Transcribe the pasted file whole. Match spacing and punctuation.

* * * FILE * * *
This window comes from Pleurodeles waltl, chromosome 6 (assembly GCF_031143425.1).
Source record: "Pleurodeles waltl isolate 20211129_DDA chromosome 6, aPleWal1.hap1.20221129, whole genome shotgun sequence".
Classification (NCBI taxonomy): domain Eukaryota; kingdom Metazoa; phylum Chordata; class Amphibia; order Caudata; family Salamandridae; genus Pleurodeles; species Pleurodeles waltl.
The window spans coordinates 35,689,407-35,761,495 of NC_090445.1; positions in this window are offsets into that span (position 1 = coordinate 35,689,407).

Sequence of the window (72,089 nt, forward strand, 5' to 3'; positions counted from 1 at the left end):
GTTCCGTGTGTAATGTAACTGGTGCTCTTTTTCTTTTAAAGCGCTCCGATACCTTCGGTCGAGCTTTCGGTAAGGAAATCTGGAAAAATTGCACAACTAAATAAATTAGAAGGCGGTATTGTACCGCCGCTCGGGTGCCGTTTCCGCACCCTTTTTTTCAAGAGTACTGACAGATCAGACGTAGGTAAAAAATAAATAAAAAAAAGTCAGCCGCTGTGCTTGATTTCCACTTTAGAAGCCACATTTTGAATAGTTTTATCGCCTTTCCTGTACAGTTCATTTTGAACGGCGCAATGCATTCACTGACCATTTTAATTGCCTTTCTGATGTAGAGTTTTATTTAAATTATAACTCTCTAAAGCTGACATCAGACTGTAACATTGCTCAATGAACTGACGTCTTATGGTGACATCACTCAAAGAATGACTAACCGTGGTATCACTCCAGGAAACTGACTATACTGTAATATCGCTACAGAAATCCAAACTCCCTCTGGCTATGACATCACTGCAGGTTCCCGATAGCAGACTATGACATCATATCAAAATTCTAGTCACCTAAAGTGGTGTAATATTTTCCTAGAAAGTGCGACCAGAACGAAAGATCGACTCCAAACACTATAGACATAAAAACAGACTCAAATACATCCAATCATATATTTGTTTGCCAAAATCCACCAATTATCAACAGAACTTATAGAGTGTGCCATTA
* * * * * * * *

This window comes from Pleurodeles waltl, chromosome 6 (assembly GCF_031143425.1).
Source record: "Pleurodeles waltl isolate 20211129_DDA chromosome 6, aPleWal1.hap1.20221129, whole genome shotgun sequence".
Classification (NCBI taxonomy): domain Eukaryota; kingdom Metazoa; phylum Chordata; class Amphibia; order Caudata; family Salamandridae; genus Pleurodeles; species Pleurodeles waltl.
The window spans coordinates 35,689,407-35,761,495 of NC_090445.1; positions in this window are offsets into that span (position 1 = coordinate 35,689,407).

Sequence of the window (72,089 nt, forward strand, 5' to 3'; positions counted from 1 at the left end):
GTTCCGTGTGTAATGTAACTGGTGCTCTTTTTCTTTTAAAGCGCTCCGATACCTTCGGTCGAGCTTTCGGTAAGGAAATCTGGAAAAATTGCACAACTAAATAAATTAGAAGGCGGTATTGTACCGCCGCTCGGGTGCCGTTTCCGCACCCTTTTTTTCAAGAGTACTGACAGATCAGACGTAGGTAAAAAATAAATAAAAAAAAGTCAGCCGCTGTGCTTGATTTCCACTTTAGAAGCCACATTTTGAATAGTTTTATCGCCTTTCCTGTACAGTTCATTTTGAACGGCGCAATGCATTCACTGACCATTTTAATTGCCTTTCTGATGTAGAGTTTTATTTAAATTATAACTCTCTAAAGCTGACATCAGACTGTAACATTGCTCAATGAACTGACGTCTTATGGTGACATCACTCAAAGAATGACTAACCGTGGTATCACTCCAGGAAACTGACTATACTGTAATATCGCTACAGAAATCCAAACTCCCTCTGGCTATGACATCACTGCAGGTTCCCGATAGCAGACTATGACATCATATCAAAATTCTAGTCACCTAAAGTGGTGTAATATTTTCCTAGAAAGTGCGACCAGAACGAAAGATCGACTCCAAACACTATAGACATAAAAACAGACTCAAATACATCCAATCATATATTTGTTTGCCAAAATCCACCAATTATCAACAGAACTTATAGAGTGTGCCATTA